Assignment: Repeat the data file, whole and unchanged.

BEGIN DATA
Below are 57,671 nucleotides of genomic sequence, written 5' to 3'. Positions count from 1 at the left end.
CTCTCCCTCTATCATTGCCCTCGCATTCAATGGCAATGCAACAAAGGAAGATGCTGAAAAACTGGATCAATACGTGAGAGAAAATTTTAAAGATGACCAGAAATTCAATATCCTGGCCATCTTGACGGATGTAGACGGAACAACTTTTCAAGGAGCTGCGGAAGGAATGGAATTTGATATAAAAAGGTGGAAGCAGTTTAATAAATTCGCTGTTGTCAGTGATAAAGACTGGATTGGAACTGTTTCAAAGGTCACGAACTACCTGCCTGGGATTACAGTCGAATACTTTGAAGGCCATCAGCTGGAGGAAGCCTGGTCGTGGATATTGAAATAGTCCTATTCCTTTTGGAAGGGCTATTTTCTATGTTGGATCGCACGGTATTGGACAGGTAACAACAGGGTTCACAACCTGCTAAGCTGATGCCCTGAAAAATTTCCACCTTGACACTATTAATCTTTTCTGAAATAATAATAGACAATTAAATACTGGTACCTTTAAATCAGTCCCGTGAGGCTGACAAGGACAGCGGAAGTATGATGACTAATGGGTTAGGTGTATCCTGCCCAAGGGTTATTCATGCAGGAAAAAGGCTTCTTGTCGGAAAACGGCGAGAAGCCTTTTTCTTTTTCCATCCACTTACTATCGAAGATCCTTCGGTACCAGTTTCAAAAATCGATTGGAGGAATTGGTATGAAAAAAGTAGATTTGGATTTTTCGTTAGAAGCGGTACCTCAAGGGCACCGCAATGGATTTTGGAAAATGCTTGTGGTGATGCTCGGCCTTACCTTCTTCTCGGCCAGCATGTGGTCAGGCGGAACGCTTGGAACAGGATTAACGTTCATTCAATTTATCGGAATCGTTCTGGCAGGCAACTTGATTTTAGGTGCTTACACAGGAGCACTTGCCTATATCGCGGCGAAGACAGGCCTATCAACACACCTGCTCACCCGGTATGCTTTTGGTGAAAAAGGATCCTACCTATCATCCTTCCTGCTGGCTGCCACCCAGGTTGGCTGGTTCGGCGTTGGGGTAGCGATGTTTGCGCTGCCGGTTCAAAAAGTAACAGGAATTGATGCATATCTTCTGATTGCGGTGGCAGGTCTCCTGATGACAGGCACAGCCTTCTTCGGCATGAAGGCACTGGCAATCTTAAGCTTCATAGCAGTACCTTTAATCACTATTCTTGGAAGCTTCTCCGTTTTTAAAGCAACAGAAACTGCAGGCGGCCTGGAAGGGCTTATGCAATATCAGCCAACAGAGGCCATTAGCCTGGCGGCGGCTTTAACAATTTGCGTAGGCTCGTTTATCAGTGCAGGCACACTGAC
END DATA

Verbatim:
Below are 57,671 nucleotides of genomic sequence, written 5' to 3'. Positions count from 1 at the left end.
CTCTCCCTCTATCATTGCCCTCGCATTCAATGGCAATGCAACAAAGGAAGATGCTGAAAAACTGGATCAATACGTGAGAGAAAATTTTAAAGATGACCAGAAATTCAATATCCTGGCCATCTTGACGGATGTAGACGGAACAACTTTTCAAGGAGCTGCGGAAGGAATGGAATTTGATATAAAAAGGTGGAAGCAGTTTAATAAATTCGCTGTTGTCAGTGATAAAGACTGGATTGGAACTGTTTCAAAGGTCACGAACTACCTGCCTGGGATTACAGTCGAATACTTTGAAGGCCATCAGCTGGAGGAAGCCTGGTCGTGGATATTGAAATAGTCCTATTCCTTTTGGAAGGGCTATTTTCTATGTTGGATCGCACGGTATTGGACAGGTAACAACAGGGTTCACAACCTGCTAAGCTGATGCCCTGAAAAATTTCCACCTTGACACTATTAATCTTTTCTGAAATAATAATAGACAATTAAATACTGGTACCTTTAAATCAGTCCCGTGAGGCTGACAAGGACAGCGGAAGTATGATGACTAATGGGTTAGGTGTATCCTGCCCAAGGGTTATTCATGCAGGAAAAAGGCTTCTTGTCGGAAAACGGCGAGAAGCCTTTTTCTTTTTCCATCCACTTACTATCGAAGATCCTTCGGTACCAGTTTCAAAAATCGATTGGAGGAATTGGTATGAAAAAAGTAGATTTGGATTTTTCGTTAGAAGCGGTACCTCAAGGGCACCGCAATGGATTTTGGAAAATGCTTGTGGTGATGCTCGGCCTTACCTTCTTCTCGGCCAGCATGTGGTCAGGCGGAACGCTTGGAACAGGATTAACGTTCATTCAATTTATCGGAATCGTTCTGGCAGGCAACTTGATTTTAGGTGCTTACACAGGAGCACTTGCCTATATCGCGGCGAAGACAGGCCTATCAACACACCTGCTCACCCGGTATGCTTTTGGTGAAAAAGGATCCTACCTATCATCCTTCCTGCTGGCTGCCACCCAGGTTGGCTGGTTCGGCGTTGGGGTAGCGATGTTTGCGCTGCCGGTTCAAAAAGTAACAGGAATTGATGCATATCTTCTGATTGCGGTGGCAGGTCTCCTGATGACAGGCACAGCCTTCTTCGGCATGAAGGCACTGGCAATCTTAAGCTTCATAGCAGTACCTTTAATCACTATTCTTGGAAGCTTCTCCGTTTTTAAAGCAACAGAAACTGCAGGCGGCCTGGAAGGGCTTATGCAATATCAGCCAACAGAGGCCATTAGCCTGGCGGCGGCTTTAACAATTTGCGTAGGCTCGTTTATCAGTGCAGGCACACTGAC